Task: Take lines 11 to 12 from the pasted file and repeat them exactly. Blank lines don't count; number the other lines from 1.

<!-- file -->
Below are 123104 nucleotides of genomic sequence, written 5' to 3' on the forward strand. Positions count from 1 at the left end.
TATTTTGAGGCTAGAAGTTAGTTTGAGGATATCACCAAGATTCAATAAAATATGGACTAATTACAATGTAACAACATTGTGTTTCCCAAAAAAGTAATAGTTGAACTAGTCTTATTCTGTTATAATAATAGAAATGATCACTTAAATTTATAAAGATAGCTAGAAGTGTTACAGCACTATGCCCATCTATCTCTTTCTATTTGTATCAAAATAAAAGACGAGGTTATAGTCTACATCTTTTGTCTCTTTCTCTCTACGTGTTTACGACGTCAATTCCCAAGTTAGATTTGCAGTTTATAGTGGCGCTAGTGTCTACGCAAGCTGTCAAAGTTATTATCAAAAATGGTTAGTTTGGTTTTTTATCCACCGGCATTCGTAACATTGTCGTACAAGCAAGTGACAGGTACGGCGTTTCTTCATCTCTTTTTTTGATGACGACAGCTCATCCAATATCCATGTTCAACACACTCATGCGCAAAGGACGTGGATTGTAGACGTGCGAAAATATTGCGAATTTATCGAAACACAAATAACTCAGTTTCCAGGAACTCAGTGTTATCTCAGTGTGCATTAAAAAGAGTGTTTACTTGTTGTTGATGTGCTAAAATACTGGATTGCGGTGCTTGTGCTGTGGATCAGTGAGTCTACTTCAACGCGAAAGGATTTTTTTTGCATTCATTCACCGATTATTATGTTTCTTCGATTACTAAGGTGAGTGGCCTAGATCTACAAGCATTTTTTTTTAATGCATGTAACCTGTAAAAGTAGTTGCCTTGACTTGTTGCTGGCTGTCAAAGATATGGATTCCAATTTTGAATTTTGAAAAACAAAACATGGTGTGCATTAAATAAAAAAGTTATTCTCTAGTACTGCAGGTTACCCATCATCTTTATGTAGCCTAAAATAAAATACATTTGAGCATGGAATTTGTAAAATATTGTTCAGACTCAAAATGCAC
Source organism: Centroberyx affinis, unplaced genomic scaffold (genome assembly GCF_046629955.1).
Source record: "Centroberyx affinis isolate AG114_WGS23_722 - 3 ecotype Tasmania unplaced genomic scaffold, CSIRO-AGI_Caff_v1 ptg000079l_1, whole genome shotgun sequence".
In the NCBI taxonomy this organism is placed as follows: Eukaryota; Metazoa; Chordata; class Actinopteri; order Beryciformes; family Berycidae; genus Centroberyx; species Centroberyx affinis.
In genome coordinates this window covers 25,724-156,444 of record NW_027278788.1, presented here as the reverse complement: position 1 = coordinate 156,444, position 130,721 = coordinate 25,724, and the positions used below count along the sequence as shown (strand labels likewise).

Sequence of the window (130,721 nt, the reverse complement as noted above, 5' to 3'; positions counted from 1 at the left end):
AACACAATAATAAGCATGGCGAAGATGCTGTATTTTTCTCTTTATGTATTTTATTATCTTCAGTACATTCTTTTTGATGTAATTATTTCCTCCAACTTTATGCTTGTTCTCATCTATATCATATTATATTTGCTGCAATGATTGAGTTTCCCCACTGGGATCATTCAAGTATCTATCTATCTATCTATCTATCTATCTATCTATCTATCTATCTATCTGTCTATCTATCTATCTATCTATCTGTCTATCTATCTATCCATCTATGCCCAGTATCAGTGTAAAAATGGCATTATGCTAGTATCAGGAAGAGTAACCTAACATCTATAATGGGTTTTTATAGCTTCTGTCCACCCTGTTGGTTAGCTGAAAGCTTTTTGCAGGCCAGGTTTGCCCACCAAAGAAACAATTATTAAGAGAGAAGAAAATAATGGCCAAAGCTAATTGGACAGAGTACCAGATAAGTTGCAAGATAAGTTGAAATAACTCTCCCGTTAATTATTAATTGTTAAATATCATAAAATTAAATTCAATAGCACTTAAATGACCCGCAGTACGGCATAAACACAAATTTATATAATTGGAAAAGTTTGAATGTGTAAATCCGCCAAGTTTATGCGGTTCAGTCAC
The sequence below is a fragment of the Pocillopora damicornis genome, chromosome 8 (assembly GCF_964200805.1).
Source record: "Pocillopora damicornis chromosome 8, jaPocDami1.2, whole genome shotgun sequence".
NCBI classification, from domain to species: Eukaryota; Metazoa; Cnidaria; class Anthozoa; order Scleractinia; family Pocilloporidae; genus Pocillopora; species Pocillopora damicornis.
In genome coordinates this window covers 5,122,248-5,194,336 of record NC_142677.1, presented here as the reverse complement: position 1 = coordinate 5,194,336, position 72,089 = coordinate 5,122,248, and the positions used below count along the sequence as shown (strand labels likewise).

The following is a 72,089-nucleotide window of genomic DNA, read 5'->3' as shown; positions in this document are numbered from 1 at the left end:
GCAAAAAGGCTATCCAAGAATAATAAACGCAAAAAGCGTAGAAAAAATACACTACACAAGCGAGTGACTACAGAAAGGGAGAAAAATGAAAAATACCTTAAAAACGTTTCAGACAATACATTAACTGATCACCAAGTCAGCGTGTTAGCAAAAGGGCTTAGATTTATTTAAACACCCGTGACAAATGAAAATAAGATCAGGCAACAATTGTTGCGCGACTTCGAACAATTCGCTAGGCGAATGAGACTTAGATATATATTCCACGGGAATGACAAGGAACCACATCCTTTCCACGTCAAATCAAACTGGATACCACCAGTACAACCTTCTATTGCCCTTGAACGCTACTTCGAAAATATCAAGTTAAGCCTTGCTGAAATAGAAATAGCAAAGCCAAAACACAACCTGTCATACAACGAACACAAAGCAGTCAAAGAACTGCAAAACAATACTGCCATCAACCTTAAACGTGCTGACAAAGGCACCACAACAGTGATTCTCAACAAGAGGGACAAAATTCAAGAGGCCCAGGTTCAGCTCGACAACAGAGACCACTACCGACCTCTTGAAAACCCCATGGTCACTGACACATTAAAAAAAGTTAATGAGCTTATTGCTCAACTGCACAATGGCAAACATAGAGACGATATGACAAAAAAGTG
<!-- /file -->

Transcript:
NCBI classification, from domain to species: Eukaryota; Metazoa; Cnidaria; class Anthozoa; order Scleractinia; family Pocilloporidae; genus Pocillopora; species Pocillopora damicornis.
In genome coordinates this window covers 5,122,248-5,194,336 of record NC_142677.1, presented here as the reverse complement: position 1 = coordinate 5,194,336, position 72,089 = coordinate 5,122,248, and the positions used below count along the sequence as shown (strand labels likewise).